The death toll from lightning so far in 2014 has reached 15 in the United States, with six fatalities in Florida topping the list.
Scott Wilcox was fatally struck by lightning while walking along Fort Myers Beach in Florida on Tuesday, July 22, 2014. Two others were injured, according to National Oceanic and Atmospheric Administration Lightning Safety Specialist John Jensenius.
Colorado ranks as the second state in terms of lightning deaths so far in 2014, after two deadly lightning strikes occurred in two days at Rocky Mountain National Park in Colorado in the middle of July.
Of the lightning fatalities this year, 12 have been male victims and three have been female.
Lightning deaths are most common during the summer months due to the highest frequency of thunderstorms coinciding with a time when people spend more time outdoors.
Aerial view of lightning over Denver on July 24, 2014. (Twitter Photo/@labelldame)
"The plethora of summer thunderstorms is the result of the influx of warm, moist air that is usually not present in the cooler months," AccuWeather Senior Meteorologist Kristina Pydynowski said. "The atmosphere is always trying to find a balance and thunderstorms are nature's air conditioners on a hot and humid summer day."
It's important to pay attention to rapidly changing weather conditions in the summer and stay alert of stormy conditions.
AccuWeather.com MinuteCast™ has the minute-by-minute forecast for your exact location when thunderstorms and lightning are a threat. Type your city name, select MinuteCast™, and input your street address. On mobile, you can also use your GPS location.
2. Go inside a substantial building with plumbing and electricity. Open gazebos or pavilions are not safe alternatives for shelter, while an enclosed metal-topped vehicle with all the windows shut is safe.
3. When inside, stay away from any equipment with running electricity, including a corded phone, computer or TV.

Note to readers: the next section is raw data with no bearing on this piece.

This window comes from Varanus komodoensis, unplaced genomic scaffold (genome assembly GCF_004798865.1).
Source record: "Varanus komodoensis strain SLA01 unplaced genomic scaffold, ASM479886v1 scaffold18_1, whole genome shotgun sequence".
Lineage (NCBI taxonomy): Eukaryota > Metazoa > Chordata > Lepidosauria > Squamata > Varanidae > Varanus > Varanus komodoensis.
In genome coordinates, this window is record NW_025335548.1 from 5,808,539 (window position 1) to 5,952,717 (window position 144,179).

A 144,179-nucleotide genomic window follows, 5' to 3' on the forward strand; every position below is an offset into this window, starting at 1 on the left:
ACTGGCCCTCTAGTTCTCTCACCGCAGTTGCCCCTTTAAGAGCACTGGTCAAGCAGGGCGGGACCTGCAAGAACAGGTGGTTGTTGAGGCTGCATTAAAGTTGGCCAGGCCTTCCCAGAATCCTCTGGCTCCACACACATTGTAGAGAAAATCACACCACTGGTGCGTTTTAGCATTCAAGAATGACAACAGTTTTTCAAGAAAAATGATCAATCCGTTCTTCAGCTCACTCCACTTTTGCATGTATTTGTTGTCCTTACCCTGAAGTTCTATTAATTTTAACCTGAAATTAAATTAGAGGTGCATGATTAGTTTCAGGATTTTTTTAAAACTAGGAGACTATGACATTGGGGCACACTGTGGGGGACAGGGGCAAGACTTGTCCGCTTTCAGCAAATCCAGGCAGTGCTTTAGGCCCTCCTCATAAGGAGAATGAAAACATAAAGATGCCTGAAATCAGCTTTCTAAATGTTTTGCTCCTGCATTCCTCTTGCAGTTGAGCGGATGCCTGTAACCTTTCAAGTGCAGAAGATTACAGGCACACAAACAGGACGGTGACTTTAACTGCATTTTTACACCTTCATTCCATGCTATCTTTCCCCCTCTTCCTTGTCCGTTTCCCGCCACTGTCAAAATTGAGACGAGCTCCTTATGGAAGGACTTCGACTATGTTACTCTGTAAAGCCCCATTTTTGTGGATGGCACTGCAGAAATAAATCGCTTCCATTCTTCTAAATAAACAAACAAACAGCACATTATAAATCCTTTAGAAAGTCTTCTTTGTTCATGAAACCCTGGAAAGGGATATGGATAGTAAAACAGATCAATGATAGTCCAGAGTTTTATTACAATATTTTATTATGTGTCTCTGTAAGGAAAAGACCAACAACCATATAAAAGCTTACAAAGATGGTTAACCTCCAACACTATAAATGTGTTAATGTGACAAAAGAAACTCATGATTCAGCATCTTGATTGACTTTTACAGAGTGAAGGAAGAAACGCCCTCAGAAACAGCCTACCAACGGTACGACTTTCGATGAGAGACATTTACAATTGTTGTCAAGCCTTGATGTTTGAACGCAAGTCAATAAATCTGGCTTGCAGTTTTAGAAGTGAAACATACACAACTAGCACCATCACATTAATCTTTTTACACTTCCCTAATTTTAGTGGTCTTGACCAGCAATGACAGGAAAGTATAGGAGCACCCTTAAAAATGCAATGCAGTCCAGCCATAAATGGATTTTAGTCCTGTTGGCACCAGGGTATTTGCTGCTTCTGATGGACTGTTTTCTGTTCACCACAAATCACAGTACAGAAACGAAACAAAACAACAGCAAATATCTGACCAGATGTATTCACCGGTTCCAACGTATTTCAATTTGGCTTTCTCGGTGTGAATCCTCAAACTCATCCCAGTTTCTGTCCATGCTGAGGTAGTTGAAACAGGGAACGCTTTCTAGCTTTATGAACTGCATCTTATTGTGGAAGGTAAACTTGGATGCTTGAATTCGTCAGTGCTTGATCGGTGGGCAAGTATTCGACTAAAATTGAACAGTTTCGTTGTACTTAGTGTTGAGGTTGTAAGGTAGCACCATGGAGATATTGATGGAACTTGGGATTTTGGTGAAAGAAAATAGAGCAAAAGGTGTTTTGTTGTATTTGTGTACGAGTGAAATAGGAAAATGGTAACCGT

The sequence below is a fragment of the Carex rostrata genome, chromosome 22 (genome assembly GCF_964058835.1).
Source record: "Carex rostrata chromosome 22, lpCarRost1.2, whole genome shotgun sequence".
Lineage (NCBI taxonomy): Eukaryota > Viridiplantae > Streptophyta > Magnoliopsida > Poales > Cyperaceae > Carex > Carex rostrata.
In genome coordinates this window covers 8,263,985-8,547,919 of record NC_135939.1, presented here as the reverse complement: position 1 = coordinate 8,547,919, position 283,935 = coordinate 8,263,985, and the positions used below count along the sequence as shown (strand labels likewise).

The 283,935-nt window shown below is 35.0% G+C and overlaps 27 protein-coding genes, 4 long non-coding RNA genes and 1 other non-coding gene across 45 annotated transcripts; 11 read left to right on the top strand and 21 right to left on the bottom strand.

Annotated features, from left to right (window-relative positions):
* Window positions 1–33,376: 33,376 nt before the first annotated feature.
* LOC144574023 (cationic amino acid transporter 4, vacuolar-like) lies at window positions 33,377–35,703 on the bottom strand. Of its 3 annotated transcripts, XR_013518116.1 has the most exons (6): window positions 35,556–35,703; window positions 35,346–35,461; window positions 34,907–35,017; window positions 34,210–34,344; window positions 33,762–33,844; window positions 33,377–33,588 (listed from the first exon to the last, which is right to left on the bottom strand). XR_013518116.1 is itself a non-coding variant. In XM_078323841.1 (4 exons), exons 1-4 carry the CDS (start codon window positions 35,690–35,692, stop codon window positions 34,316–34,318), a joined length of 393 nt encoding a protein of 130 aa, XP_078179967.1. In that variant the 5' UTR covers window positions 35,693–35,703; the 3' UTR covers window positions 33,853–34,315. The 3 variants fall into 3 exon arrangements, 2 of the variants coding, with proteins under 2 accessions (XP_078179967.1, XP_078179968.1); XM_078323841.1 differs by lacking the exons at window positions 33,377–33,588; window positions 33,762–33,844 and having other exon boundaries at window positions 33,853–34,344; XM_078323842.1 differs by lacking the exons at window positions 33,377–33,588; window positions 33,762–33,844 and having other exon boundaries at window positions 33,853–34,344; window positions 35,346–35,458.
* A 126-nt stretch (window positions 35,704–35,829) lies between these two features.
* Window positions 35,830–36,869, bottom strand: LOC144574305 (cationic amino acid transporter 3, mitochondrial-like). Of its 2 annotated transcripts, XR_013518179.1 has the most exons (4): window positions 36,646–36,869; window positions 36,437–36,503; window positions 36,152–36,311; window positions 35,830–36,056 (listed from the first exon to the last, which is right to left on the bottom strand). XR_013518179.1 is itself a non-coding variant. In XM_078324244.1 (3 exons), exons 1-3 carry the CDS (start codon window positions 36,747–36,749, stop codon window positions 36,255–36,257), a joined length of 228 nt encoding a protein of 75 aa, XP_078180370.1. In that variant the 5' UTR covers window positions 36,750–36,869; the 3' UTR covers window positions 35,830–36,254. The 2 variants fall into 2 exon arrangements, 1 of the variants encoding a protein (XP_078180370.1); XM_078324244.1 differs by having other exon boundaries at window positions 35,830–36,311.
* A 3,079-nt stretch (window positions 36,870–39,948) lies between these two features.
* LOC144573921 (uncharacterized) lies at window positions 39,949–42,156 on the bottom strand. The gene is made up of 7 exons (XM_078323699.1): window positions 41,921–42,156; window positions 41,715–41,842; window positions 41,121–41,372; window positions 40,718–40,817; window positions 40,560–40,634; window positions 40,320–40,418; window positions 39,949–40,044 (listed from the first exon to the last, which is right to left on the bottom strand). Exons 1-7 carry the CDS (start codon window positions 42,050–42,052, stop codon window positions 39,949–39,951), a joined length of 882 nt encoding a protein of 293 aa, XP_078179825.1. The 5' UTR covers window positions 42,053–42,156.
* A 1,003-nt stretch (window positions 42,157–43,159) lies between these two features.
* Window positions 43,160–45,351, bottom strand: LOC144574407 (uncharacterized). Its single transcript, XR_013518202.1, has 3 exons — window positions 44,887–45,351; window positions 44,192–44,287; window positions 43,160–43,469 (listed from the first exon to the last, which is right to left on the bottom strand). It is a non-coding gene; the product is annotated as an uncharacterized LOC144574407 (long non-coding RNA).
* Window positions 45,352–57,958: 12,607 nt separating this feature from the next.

4. Stay away from plumbing, including sinks, baths and faucets.
5. Avoid windows and doors and stay off porches.
6. Do not lie on concrete floors and avoid leaning against concrete walls.
If you are caught outside and there are no safe areas for shelter nearby, see the tips below to reduce your risk of being struck.
2. Never lie flat on the ground.
3. Do not seek shelter under an isolated tree.
4. Stay away from bodies of water, including ponds and lakes.
5. Avoid anything that can conduct electricity, including barbed wire fences, power lines and windmills.
Hurricane Ignacio may enhance showers and stir rough surf for the Hawaiian Islands as it approaches next week.
After Erika brings heavy rain and locally gusty winds from Puerto Rico to Hispaniola into Friday night, the system will move toward the Bahamas, the Keys and South Florida this weekend.
As many as seven tropical cyclones were churning throughout the world this past week, while smoke from wildfires across the Pacific Northwest led to poor air quality across the region.
Heat and humidity will return to Harrisburg this weekend and hang on into next week.
Heat will linger in Eastern Europe for much of the fall season; meanwhile, the British Isles and northwestern Europe can expect a stormy end to the season.
As Hurricane Katrina barreled towards the Gulf Coast, peaking at Category 5 strength while feasting on the warm waters of the Gulf of Mexico, meteorologists around the country prepared to deliver one of the most crucial and life-saving forecasts in history.
Sherman Pass, WA (1980)
2 inches of snow.
Pennsylvania & New Jersey (1971)
Tropical Storm Doria caused severe floods in southeastern PA and NJ. Damage estimated at $138 million.
Colorado Springs, CO (1978)
Hail 6 inches deep.